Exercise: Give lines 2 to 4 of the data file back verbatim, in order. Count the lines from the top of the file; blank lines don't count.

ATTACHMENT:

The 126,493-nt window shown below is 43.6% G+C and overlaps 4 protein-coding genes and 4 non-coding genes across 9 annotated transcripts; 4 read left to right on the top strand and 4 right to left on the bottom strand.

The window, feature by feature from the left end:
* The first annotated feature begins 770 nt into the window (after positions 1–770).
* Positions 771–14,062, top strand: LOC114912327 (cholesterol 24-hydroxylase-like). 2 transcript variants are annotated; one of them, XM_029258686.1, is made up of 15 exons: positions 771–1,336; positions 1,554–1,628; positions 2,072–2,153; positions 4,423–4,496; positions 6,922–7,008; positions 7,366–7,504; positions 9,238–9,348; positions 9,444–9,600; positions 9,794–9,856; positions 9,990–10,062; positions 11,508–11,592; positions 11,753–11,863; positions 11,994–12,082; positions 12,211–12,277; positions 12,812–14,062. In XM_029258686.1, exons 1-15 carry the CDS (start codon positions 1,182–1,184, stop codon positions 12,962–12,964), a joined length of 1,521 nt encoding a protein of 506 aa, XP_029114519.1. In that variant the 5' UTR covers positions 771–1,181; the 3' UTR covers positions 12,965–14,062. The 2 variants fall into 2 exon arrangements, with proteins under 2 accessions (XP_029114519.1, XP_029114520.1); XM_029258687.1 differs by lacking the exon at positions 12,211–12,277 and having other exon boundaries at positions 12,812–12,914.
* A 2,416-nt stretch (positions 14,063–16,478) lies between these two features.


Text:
The window, feature by feature from the left end:
* The first annotated feature begins 770 nt into the window (after positions 1–770).
* Positions 771–14,062, top strand: LOC114912327 (cholesterol 24-hydroxylase-like). 2 transcript variants are annotated; one of them, XM_029258686.1, is made up of 15 exons: positions 771–1,336; positions 1,554–1,628; positions 2,072–2,153; positions 4,423–4,496; positions 6,922–7,008; positions 7,366–7,504; positions 9,238–9,348; positions 9,444–9,600; positions 9,794–9,856; positions 9,990–10,062; positions 11,508–11,592; positions 11,753–11,863; positions 11,994–12,082; positions 12,211–12,277; positions 12,812–14,062. In XM_029258686.1, exons 1-15 carry the CDS (start codon positions 1,182–1,184, stop codon positions 12,962–12,964), a joined length of 1,521 nt encoding a protein of 506 aa, XP_029114519.1. In that variant the 5' UTR covers positions 771–1,181; the 3' UTR covers positions 12,965–14,062. The 2 variants fall into 2 exon arrangements, with proteins under 2 accessions (XP_029114519.1, XP_029114520.1); XM_029258687.1 differs by lacking the exon at positions 12,211–12,277 and having other exon boundaries at positions 12,812–12,914.